Category

Voices From Taiwan

Category

Taiwan Culture Blooms at InBlooom, Taipei’s hippest fabric art shop

Dadaocheng is a busy neighborhood on most days, especially in the weeks leading up to the Lunar New Year holidays. But even on the busiest days things are usually a bit quieter on two blocks west, which is where you’ll find InBlooom, a shop specializing in both selling print goods and in teaching Taiwanese printing art to locals and visitors alike. Taiwan Scene sat down with InBlooom co-founder Ama Shen to talk about the elusive nature of Taiwanese art and culture, the transformation of the Dadaocheng neighborhood, and the idea of art and culture as tools in Taiwan’s soft power arsenal. Ama Shen is a slim woman, with a short bobbed hairstyle mildly evoking the style of the flappers in the roaring twenties and the flowing, colorful garments one would expect from someone whose stock in trade is beautiful fabric. But behind her style lies deep questions about what it…

A British Barber in Taiwan

Taiwan has attracted foreign talent for decades, but to our knowledge Daniel Bullivant is one of a select few Englishmen to make his name as British Barber for Gentlemen in Taiwan. Though he came here six years ago to travel, fate had other plans. After meeting his wife in Hualien, Daniel opened up a barber shop in the charming east coast city. In the process, he’s created a most unique experience for himself and thousands of satisfied customers. Taiwan Scene sat down with Daniel for a chat about his Taiwan experience. On why he chose Hualien: Hualien was just on my list as a tourist, as a place to visit in Taiwan. So my friend lent me his bicycle and I cycled over Hehuan (mountain) to Hualien, and it was here that I met my wife and settled down. On the pros and cons of working in Taiwan: On…

Traveling in Taiwan as a woman (but not only)

Too often, a female traveler cannot experience a place in the same way as a male counterpart. There are always added dangers, prohibitions, assumptions, expectations and just those extra things women notice because experience and necessity have trained us to do so. If an exception exists, it might well be Taiwan. During an eye-opening semester in India, for example, I found myself not only experiencing it as another culture, but also as a country where I found myself sexually harassed multiple times. “What a lot of people don’t get,” I typed furiously to a friend after one such occurrence, “is how a woman traveling can’t see a place the same way as a man. It’s different in a certain way, though, it’s a not only, but also kind of different.” Later, I took the lead in arranging travel in Cairo, I enjoyed it not only as a vibrant city where…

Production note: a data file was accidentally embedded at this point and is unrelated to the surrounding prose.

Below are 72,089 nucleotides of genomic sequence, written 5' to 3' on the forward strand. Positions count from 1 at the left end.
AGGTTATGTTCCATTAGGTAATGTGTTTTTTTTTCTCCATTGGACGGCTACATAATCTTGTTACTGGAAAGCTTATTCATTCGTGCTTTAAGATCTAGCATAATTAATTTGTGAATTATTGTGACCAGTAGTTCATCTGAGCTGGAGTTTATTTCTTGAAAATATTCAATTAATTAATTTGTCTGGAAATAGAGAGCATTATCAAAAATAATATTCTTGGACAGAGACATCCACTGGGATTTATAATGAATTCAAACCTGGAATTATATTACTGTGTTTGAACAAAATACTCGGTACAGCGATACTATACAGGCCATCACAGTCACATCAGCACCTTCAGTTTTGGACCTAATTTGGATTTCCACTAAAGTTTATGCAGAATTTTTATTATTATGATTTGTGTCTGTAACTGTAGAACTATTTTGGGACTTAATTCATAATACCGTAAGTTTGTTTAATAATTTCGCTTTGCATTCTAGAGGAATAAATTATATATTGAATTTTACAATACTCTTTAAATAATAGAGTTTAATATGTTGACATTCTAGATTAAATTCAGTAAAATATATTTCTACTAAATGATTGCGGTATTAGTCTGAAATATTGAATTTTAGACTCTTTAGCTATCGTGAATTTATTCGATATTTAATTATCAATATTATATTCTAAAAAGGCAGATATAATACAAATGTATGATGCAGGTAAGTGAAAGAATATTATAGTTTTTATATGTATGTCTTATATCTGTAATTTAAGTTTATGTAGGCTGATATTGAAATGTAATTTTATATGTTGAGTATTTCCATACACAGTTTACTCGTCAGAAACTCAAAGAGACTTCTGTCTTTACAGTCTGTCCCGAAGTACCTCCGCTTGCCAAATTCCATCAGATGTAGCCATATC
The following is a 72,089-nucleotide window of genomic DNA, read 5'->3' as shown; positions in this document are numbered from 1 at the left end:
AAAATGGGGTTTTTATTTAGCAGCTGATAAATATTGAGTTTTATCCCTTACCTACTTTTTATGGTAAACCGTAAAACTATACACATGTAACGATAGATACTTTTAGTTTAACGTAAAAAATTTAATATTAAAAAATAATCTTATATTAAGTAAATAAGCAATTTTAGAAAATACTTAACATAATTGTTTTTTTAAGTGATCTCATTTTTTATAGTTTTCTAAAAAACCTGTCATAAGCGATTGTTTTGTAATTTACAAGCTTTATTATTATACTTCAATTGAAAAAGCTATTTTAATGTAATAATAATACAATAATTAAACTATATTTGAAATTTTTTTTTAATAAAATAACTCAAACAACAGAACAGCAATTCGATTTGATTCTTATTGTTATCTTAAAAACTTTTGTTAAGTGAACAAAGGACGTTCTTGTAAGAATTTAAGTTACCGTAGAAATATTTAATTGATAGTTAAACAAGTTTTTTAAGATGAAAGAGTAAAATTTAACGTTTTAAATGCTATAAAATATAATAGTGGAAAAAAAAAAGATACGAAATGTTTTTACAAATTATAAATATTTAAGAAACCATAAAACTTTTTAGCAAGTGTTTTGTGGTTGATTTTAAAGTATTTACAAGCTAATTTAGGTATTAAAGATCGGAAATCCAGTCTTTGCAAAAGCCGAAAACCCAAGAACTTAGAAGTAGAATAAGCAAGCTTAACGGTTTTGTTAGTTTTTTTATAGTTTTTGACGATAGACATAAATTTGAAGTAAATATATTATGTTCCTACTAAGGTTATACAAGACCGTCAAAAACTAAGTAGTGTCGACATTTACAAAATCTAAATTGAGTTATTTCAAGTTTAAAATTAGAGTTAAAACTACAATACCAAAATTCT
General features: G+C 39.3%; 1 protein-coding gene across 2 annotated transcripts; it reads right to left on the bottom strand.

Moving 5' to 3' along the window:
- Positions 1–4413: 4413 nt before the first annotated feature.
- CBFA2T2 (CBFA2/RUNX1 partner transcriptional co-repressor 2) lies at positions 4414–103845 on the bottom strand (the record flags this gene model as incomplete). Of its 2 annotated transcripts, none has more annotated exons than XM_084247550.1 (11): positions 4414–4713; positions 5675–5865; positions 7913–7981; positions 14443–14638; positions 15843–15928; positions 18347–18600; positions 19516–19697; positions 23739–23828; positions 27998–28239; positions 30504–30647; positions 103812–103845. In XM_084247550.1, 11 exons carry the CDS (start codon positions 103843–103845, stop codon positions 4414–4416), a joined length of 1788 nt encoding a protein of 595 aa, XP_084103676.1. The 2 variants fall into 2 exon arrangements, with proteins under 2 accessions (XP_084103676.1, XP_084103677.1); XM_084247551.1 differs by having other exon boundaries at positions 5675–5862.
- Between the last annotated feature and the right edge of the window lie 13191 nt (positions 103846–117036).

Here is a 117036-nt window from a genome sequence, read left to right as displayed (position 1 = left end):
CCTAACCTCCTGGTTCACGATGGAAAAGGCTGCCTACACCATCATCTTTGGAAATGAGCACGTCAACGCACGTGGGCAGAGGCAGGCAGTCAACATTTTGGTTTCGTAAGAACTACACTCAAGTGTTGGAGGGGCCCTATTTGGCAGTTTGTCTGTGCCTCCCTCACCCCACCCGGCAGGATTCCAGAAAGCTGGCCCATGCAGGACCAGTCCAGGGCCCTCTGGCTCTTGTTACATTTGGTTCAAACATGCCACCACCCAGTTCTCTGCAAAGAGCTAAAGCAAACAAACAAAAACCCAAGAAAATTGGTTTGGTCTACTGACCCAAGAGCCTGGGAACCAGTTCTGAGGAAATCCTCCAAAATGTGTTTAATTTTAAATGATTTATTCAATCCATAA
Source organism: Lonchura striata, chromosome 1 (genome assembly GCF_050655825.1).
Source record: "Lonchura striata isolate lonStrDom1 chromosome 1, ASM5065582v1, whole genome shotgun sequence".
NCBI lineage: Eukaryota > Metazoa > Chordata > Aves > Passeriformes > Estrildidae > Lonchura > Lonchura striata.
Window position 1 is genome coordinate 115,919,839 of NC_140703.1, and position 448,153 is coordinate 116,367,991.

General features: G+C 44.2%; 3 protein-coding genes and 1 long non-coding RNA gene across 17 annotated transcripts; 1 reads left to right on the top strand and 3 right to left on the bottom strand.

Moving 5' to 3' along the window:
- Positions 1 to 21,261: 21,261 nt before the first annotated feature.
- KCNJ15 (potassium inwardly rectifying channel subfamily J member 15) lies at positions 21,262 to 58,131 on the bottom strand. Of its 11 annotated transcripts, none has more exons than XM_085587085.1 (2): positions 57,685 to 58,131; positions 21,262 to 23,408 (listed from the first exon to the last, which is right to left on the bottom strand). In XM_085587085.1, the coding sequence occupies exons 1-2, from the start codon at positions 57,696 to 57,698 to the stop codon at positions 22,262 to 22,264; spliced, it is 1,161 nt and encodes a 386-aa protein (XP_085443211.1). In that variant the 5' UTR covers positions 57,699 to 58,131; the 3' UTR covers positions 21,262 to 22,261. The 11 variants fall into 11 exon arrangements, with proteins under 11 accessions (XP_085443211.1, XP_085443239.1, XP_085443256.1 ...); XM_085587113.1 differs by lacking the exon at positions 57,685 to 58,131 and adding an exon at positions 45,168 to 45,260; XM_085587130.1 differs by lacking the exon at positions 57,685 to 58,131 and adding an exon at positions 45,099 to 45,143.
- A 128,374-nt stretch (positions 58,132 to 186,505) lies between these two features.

The Taipei Tai Chi Experience

If you’ve spent any time at all in Taiwan or China, you’ve probably seen Tai Chi being practiced in parks, usually in the early morning by anything from single practitioners to large, semi-choreographed groups. For the past month or so I’ve been practicing Tai Chi myself three mornings a week, and I thought I’d use this week’s column to share my experience. As I’m not an expert (indeed, after four weeks of practice I feel as if I know less about the subject than I did before I’d started), I’ll clip a quick paragraph from  Wikipeida’s Tai Chi page before getting into my own humbling (and yeah, sometimes humiliating) insight about Tai Chi. Tai chi (taiji), short for t’ai chi ch’üan (taijiquan; 太极拳), is an internal Chinese martial art practiced for both its defense training and its health benefits. The term taiji refers to a philosophy of the forces of…

Henry Rollins is in Taipei

Photo Credit to Danny Liao Earlier today I was having a conversation with my colleague, April, Social Media Manager for MyTaiwanTour. She’d noticed that there had been a sharp uptick in recent weeks to people searching for the term DaDaoCheng, and was curious about why. She also noted that the area’s been increasingly packed with foreign travelers. “I don’t understand why.” She said. “There’s no current festivals happening in the neighborhood.” “There doesn’t have to be.” I replied. “DaDaoCheng is cool. People know it’s cool, and want to just hang out there. Like Times Square, in New York City. People just go there.” At the time, it seemed like a decent analogy. Being from New York, I never went to Time Square unless I had some reason, and never really “got” what the appeal of the neighborhood was. But to travelers, Times Square represents the quintessential New York Experience -…